I think you'll all find that you've got a Verizon FiOS router (or perhaps others, too) between you and the destination. I just ran into this, and I can telnet *:7070 and *:554 and get a connection, which would seem to imply that the router is intercepting traffic on those ports. Commodity hardware, baby.
Running the port scan from a remote machine does not yield these results.
I'm reviving in this old thread because I'm seeing a similar quirk and wish to know whats going on. Interestingly, these ports do not get shown as open when i scan from the DO machine itself to either it's localhost or public interfaces.
[ *** From My Laptop *** ]
me@MyLaptop:~$ nmap -sV <My_DO_Server_HostName>
Starting Nmap 6.47 ( http://nmap.org ) at 2014-12-02 19:27 PST
Nmap scan report for <My_DO_Server_HostName> (<My_DO_Server_IP>)
Host is up (0.046s latency).
Not shown: 997 closed ports
PORT STATE SERVICE VERSION
21/tcp open tcpwrapped
554/tcp open tcpwrapped
7070/tcp open tcpwrapped
Service detection performed. Please report any incorrect results at http://nmap.org/submit/ .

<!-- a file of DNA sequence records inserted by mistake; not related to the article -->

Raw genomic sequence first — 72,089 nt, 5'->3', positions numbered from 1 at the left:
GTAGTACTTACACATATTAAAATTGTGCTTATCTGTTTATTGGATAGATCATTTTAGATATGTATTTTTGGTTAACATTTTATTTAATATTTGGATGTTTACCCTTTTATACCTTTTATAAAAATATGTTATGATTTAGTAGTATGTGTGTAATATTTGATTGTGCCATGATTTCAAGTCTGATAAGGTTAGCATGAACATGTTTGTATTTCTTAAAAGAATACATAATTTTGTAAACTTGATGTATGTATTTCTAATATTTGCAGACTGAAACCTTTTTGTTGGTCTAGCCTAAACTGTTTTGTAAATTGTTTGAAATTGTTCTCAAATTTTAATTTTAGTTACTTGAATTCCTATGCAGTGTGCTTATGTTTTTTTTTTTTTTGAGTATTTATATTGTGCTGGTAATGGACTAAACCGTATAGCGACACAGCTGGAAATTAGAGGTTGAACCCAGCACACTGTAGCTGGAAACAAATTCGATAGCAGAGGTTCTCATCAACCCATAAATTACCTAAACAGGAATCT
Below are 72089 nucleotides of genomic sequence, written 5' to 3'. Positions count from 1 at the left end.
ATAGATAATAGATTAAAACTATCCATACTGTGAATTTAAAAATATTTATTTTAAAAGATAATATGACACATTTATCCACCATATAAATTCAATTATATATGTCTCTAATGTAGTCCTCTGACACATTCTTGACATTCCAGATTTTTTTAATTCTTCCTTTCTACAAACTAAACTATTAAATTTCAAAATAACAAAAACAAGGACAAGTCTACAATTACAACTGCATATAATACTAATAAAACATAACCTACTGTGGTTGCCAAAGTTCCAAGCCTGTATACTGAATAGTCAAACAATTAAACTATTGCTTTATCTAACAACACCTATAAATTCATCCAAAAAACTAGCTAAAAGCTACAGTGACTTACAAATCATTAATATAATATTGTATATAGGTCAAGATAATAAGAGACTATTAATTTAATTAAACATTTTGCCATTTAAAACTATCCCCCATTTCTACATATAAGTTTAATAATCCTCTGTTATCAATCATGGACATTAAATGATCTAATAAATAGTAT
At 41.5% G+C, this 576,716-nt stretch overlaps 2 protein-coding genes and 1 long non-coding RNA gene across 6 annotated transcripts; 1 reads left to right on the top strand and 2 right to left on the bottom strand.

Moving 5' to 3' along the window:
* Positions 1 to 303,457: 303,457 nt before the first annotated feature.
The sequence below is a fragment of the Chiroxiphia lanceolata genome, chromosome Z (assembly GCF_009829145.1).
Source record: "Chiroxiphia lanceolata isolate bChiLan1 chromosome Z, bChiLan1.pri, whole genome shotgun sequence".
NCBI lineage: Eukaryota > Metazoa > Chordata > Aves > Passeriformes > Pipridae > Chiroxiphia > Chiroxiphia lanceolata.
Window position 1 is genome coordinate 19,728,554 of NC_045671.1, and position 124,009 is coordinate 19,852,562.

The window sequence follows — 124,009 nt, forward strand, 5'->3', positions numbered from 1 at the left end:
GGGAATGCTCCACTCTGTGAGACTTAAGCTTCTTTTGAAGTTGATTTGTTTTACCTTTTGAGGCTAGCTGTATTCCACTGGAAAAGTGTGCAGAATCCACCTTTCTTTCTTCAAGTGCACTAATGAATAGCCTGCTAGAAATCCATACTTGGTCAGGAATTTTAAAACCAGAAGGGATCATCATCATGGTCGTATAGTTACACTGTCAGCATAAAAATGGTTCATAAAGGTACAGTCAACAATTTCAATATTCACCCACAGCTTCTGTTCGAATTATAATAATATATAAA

Nmap done: 1 IP address (1 host up) scanned in 7.14 seconds
me@MyLaptopr:~$ nc -v <My_DO_Server_HostName> 21
Connection to <My_DO_Server_HostName> 21 port [tcp/ftp] succeeded!
me@MyLaptop:~$ nc -v <My_DO_Server_HostName> 554
Connection to <My_DO_Server_HostName> 554 port [tcp/rtsp] succeeded!
me@MyLaptop:~$ nc -v <My_DO_Server_HostName> 7070
Connection to <My_DO_Server_HostName> 7070 port [tcp/arcp] succeeded!
[ *** On DO VM *** ]
me@MyDOVM:~$ sudo netstat -plant
Active Internet connections (servers and established)
Proto Recv-Q Send-Q Local Address Foreign Address State PID/Program name
tcp 0 0 0.0.0.0:<sshd port> 0.0.0.0:* LISTEN 4655/sshd
tcp 0 384 <DO VM IP>:<sshd port> <Laptop IP>:40251 ESTABLISHED 1391/sshd: <My user>
tcp6 0 0 :::<sshd port> :::* LISTEN 4655/sshd
I'm afraid I don't have an explanation for this, but I've noticed the behaviour as well. I think that DigitalOcean perhaps catches this traffic before it reaches the VM for whatever reason.
Edit: Upon further investigation, I've found that it may well be interference between us and the datacentres hosting our droplets. In several other threads people place the blame on the ISP, which seems like a reasonable assumption to me.